Making Wood Charcuterie Board

Set the Right Mood

If you’re planning to host a party and want to impress your guests with a stunning charcuterie board, why not make one yourself? Crafting a wood charcuterie board is a handy skill that every host should have under their belt. With a little patience, attention to detail, and some basic tools, you can easily make a gorgeous and functional wood charcuterie board. So how about making a 3-D tumbling blocks?

Selecting the Wood

Start by selecting a piece of hardwood (such as maple, hickory, and mahogany) that is at least 2 inches thick and wide enough to accommodate your favorite meats, cheeses, and fruits. Cut the wood into a shape that suits your style, such as a rectangular, oval, or round board. In this case, I cut mine as triangles. I cut twenty pieces each from all three types of wood.

Take a 1”x4”x8’ and rip one side measure 1 ¾”. Set the miter saw at 30 degrees and lock it down. Cut the end of the board and you will have your first 30 degrees angle cut. Now set a jig against the point of the angle of the board. You can use a scrap piece of board and clamp to hold the wood in place at the end of the saw. I have a long squeeze clamp and was able to clamp over the scrap wood and edge of the bench.

Take the tape measure and measure 2” from the tip of the angle. Lower the saw blade down to check. The four sides should measure 2” after each cut. Measure all pieces at 2” with a tape measure to form a perfect cube. There is a high chance that you will need extra pieces because you will have some cuts that are not accurate. But that’s okay, the sun will still shine down on you.

When I put all three pieces together (maple, hickory, and mahogany) they form a cube with different highlights. The lightness from the hickory would form the top of the cube and maple the left side of the cube and mahogany the right side of the cube. This pattern creates shadows and when all three types of wood are together, a dazzling 3-D effect is displayed. 

With all the pieces cut start laying them out on a board wide enough with newspaper. Do a dry run and put the three types of wood together forming the cube. Repeat the pattern. The way I did mine was four cubes and a half. Drop back to the first cube and repeat the pattern and stopping at 10 drops back to 6 and repeat the pattern. Stop at 15 forming half a cube. Now going back to the left start under cube 11 with half a cube and finish the last row out with cube 20 forming a full cube.

If all the pieces are forming tight lines, then pat yourself on the back. If not, well, you can always try again. It’s almost like winning the lottery.

Dry Run and Gluing

Once you have the dry run or mock demo done and all the wood grain is running in the same direction it is time to start gluing. I used Gorilla wood glue and brush only the sides connecting each other. You don’t need a lot but brush all exposed areas of the wood. Start putting the wood pieces together and keep them tight together. If you want use can use long squeeze clamps and clamp a few pieces together at a time.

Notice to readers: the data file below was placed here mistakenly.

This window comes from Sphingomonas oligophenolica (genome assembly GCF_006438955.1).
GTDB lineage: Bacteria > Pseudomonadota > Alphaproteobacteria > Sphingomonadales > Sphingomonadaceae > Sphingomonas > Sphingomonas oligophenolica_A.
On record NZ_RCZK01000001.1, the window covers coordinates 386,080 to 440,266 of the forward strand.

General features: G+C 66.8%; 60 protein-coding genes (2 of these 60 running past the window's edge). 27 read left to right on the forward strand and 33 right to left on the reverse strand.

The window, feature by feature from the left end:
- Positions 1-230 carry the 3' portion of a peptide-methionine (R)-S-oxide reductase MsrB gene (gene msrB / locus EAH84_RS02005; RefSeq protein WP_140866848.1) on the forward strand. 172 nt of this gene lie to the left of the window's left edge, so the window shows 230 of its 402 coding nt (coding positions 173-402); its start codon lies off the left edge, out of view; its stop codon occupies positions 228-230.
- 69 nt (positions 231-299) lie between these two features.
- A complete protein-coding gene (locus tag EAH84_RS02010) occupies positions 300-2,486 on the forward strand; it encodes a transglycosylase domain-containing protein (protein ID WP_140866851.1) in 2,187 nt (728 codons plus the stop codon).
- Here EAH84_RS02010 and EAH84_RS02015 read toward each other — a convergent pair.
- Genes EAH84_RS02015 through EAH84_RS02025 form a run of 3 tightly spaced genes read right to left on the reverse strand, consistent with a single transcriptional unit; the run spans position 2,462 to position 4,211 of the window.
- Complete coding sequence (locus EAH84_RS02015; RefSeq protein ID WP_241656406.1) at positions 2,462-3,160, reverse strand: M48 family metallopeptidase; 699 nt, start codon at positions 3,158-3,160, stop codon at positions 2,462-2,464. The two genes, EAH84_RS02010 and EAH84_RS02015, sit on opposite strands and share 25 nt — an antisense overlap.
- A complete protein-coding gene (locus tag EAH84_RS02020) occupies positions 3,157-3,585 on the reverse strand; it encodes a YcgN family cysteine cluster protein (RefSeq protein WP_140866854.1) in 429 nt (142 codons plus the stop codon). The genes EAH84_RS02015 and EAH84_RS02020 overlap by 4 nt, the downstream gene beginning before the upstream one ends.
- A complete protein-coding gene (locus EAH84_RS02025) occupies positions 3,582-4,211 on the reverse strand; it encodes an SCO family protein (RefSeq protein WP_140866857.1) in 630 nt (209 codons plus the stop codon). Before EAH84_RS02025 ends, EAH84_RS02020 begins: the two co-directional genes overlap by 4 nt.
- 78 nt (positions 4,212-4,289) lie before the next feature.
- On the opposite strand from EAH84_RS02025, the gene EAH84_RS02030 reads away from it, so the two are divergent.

Cutting the Board

Once the glue is dry for twenty-four hours it is time to sand the board. This will give your charcuterie board a polished look and prevent any unpleasant splinters from harming your guests (You wouldn’t want your guests to start throwing food at you but it’s your party after all).

After the board is dried it is time to cut the board into shape. Your choice of what you want to use but I used my table saw. I squared my board by using a 2-foot framing square and outlined what I needed to cut off. Once I was satisfied, I slowly cut off the excess from the rectangle board.

Now it is time to sand the board. No not sand the floor like Mr. Miyagi wanted Daniel-son to do in the Karate Kid movies. After sanding, wipe the board clean with a damp cloth several times. Not too damp because this will cause the wood fibers to release themselves and the surface will feel rough.

Sealing and Preserving the Board

Next, apply a food-grade finish to the wood. Consider using mineral oil or beeswax, both of which will protect the wood and make it resistant to stains and odors. (“As an Amazon Associate I earn from qualifying purchases”) For my first sealing process, I soaked the board in mineral oil for twenty-four hours and let it dry. After the mineral oil dried, I applied Walrus Oil letting the oil soak in till it dried and applied another coat of Walrus again. Apply the oil in a circular motion, ensuring that it covers every inch of the board.

Let the oil dry completely overnight, then wipe away any excess with a clean cloth. Lastly, add some decorative elements to your board, such as handles or feet that elevate the board off the table. These finishing touches will complete the look of your board and make it easy to carry and serve.

To clean do not put the charcuterie board in the dishwasher. For Heaven’s sake! You will cause the dishwasher to throw the board right at you scream, “Are you nuts!”

All you need to do is wipe clean with a damp cloth to clean and cut a lemon in half and use the lemon to disinfect the wood. Let dry and apply Walrus Oil in several coats letting each coat dry.

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Final Thoughts

With these simple steps, you’ll have a beautiful handmade charcuterie board that can be used for years to come. Plus, your guests will be impressed with your craftsmanship and attention to detail. So, why not give it a try and make your own charcuterie board today?

Click on the Amazon picture of charcuterie serving utensils

All comments and opinions or questions are welcome. You can leave them below here.

Thanks, Homer P.

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